On Saturday, health authorities of the Democratic Republic of Congo reported a new outbreak of the Ebola virus. The patient was admitted to an Ebola treatment center for intensive care on Thursday 21 April but unfortunately died later that day.
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According to the WHO, authorities ran the Ebola test as he was showing the symptoms of the disease. The deceased had been under care at home for a week before being admitted to the treatment center.
“Time is not on our side,” said Dr. Matshidiso Moeti, WHO Regional Director for Africa. “The disease has had a two-week head start and we are now playing catch-up. The positive news is that health authorities in the Democratic Republic of the Congo have more experience than anyone else in the world at controlling Ebola outbreaks quickly”, he added.
Health authorities of the DRC are trying to identify contacts to monitor their health and disinfected the health facility where the patient was treated.
Plans to kick off vaccination have been scheduled in the coming days, as stockpiles of the rVSV-ZEBOV Ebola vaccine are already available in the cities of Goma and Kinshasa.
“Vaccines will be sent to Mbandaka and administered through ‘ring vaccination strategy—where contacts and contacts of contacts are vaccinated to curb the spread of the virus and protect lives”, WHO highlighted.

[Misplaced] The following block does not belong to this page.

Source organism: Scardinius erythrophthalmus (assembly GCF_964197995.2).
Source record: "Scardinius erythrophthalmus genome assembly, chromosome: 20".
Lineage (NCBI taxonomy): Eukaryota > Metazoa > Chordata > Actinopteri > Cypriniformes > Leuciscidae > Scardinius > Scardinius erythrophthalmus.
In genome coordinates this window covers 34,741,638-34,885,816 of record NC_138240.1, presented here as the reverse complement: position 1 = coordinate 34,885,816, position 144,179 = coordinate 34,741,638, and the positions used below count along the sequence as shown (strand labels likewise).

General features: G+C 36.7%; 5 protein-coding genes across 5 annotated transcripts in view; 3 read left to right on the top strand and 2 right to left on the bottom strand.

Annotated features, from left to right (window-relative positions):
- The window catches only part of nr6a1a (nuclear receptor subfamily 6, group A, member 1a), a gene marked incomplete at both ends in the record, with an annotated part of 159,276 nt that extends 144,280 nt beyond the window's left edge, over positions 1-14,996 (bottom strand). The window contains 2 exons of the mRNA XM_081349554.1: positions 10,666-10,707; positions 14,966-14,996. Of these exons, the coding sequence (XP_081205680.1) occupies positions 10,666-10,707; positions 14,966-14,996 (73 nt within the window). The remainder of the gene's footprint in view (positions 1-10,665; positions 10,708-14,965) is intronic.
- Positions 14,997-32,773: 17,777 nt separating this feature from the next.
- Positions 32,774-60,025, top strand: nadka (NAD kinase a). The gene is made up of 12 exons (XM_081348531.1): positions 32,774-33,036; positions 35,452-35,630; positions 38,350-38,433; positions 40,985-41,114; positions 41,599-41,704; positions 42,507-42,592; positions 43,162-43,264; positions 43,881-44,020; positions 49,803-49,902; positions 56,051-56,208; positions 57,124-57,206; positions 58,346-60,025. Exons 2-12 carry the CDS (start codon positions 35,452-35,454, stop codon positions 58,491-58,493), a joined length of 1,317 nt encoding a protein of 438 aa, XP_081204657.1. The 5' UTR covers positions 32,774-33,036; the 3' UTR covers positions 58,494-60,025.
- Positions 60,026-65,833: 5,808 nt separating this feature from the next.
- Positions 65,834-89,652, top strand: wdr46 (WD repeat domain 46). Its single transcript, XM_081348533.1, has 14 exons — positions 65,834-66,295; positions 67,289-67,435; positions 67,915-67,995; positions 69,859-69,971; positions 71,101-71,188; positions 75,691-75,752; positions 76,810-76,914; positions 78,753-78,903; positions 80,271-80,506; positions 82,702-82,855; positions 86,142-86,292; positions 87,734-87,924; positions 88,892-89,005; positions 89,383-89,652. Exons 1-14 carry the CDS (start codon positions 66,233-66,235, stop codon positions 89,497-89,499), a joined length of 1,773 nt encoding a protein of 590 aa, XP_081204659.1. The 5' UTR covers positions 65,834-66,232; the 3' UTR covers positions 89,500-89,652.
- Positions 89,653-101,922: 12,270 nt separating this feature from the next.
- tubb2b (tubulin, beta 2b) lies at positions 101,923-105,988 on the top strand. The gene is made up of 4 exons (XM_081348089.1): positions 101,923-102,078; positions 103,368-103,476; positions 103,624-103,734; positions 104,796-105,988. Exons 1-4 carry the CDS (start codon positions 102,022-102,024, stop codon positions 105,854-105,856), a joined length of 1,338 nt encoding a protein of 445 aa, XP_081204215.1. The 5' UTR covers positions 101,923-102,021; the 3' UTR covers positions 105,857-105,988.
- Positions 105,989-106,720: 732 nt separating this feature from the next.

“Many people in Mbandaka are already vaccinated against Ebola, which should help reduce the impact of the disease,” added Dr. Moeti. “All those who were vaccinated during the 2020 outbreak will be revaccinated.”
There have been fourteenth Ebola outbreaks in the Democratic Republic of the Congo since 1976. The new outbreak is the sixth one since 2018 – the most frequent occurrence in the country’s Ebola history, according to the UN health agency.
Previous outbreaks in Equateur Province were in 2020 and 2018, with 130 and 54 recorded cases respectively. At this time, only one case has been confirmed and investigations to determine the source of the outbreak are ongoing.
Ebola is a severe, often fatal illness affecting humans and other primates. Case fatality rates have varied from 25% to 90% in past outbreaks.